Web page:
NATIONAL HARBOR, Md. -- Even though most enterprises have created a position to oversee privacy in their IT operations, many of those programs miss the target, often owing to budget shortfalls, according to an industry analyst.

"Privacy programs tend to be underfunded," Gartner's Arabella Hallawell said here at the research firm's annual Information Security Summit.

In a 2008 survey, 65 percent of businesses reported that they had a dedicated individual or office to promoting privacy, which Hallawell admitted was higher than she expected. In the same survey, however, only 40 percent of businesses said they have distinct privacy funding provisions in their budgets.

"You can't beg borrow and steal forever," Hallawell said. "You need some type of resource that's dedicated to this."

Privacy issues, concerning data relating to both employees and clients, are complicated by a patchwork regulatory environment affecting firms that operate overseas. In Europe, for instance, many members of the EU have adopted privacy guidelines that are far more stringent than markets like China and India, where the collection and use of personal information is largely unregulated.

The United States falls somewhere in between. Despite the efforts of some lawmakers, Congress has yet to adopt a nationwide data breach notification requirement, though efforts have resumed in both chambers to codify a national standard.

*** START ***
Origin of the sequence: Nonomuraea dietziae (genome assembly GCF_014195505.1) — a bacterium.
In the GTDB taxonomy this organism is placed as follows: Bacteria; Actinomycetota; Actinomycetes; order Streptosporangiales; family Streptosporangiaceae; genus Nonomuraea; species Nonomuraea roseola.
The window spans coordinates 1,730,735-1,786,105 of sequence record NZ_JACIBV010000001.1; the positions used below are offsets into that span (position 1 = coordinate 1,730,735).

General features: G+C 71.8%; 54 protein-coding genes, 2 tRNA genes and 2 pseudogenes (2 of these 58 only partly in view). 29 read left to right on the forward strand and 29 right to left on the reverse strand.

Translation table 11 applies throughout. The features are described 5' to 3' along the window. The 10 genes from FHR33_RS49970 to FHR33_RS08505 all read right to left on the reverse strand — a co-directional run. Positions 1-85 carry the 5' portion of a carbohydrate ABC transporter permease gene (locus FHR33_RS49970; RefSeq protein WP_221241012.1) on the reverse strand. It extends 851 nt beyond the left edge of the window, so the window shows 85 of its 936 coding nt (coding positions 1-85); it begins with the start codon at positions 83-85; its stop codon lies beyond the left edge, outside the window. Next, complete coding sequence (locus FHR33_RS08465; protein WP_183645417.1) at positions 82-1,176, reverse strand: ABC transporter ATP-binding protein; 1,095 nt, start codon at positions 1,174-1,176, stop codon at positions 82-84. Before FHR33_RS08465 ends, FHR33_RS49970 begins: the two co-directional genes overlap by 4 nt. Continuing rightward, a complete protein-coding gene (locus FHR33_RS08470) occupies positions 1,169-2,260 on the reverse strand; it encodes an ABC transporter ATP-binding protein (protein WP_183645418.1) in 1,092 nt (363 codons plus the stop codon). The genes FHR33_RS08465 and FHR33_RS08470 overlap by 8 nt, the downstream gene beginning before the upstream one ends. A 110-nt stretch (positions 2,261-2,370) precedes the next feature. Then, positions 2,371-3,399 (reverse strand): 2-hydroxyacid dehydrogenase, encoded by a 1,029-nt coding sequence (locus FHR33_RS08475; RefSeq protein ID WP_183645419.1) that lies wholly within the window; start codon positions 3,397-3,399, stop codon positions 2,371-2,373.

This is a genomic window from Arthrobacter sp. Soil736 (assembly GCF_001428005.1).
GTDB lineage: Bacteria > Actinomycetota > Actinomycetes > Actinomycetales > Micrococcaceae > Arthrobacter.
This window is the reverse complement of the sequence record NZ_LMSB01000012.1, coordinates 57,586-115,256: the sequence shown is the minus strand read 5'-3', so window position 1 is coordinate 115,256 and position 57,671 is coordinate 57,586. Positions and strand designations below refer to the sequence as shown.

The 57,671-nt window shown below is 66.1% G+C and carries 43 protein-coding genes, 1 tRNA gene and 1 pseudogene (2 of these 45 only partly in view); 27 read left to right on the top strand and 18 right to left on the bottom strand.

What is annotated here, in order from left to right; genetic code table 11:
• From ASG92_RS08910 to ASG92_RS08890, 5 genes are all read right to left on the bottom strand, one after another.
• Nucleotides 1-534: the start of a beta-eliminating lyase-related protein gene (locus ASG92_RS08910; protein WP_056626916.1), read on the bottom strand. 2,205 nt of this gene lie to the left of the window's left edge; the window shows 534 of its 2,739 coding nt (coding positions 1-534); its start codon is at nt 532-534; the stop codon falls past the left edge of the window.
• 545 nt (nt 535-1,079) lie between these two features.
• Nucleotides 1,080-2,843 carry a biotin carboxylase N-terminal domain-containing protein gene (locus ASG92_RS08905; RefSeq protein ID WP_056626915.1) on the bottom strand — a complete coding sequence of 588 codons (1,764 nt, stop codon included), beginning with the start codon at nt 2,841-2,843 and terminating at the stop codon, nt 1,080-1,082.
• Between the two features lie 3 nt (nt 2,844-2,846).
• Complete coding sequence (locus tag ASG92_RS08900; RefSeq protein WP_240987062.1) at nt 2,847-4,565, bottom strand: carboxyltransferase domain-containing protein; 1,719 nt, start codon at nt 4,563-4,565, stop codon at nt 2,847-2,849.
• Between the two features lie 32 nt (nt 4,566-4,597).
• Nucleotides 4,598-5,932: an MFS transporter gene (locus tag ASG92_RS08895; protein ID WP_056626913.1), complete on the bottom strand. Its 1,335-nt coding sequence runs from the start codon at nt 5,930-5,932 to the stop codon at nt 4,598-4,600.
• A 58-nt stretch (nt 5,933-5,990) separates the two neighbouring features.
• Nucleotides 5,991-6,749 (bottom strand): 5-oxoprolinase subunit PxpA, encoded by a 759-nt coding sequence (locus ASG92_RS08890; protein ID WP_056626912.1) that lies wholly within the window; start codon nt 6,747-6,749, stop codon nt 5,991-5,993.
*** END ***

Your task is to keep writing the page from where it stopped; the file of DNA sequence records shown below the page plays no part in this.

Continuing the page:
But in the absence of a federal law, more than 40 states have developed their own widely varying statutes, ranging from notification requirements to specific standards on how information like social security numbers can be used.

To navigate that tangle of regulations, Hallawell advises enterprises to form -- and fund -- dedicated privacy operations that incorporate multiple sectors of a company's operations.

Hallawell said that security auditors increasingly advise firms in all industries that their privacy policies are too weak.

"We're hearing that loud and clear from our clients," she said. "Privacy is an immature function."

She added, "Many organizations might have someone who's in theory in charge of privacy, but, particularly in the U.S., that's tended to reside in the legal department."

She also recommended against housing the privacy apparatus within the information security department. Subsuming privacy within the security apparatus risks lowering the profile of an issue that needs attention of sales, marketing, human resources and other segments of a company's operation.

"While security and privacy share a heritage, they are separate disciplines," she said.

In addition to the dedicated privacy officer (or, better still, a team devoted to privacy), Hallawell said she advises clients to form a privacy council, a big tent that would draw representatives from across a company's operations. She also advised companies to go the extra mile and codify the body with a formal charter to ensure that employees would take the privacy operation seriously, and actually show up to the meetings..

Article courtesy of InternetNews.com.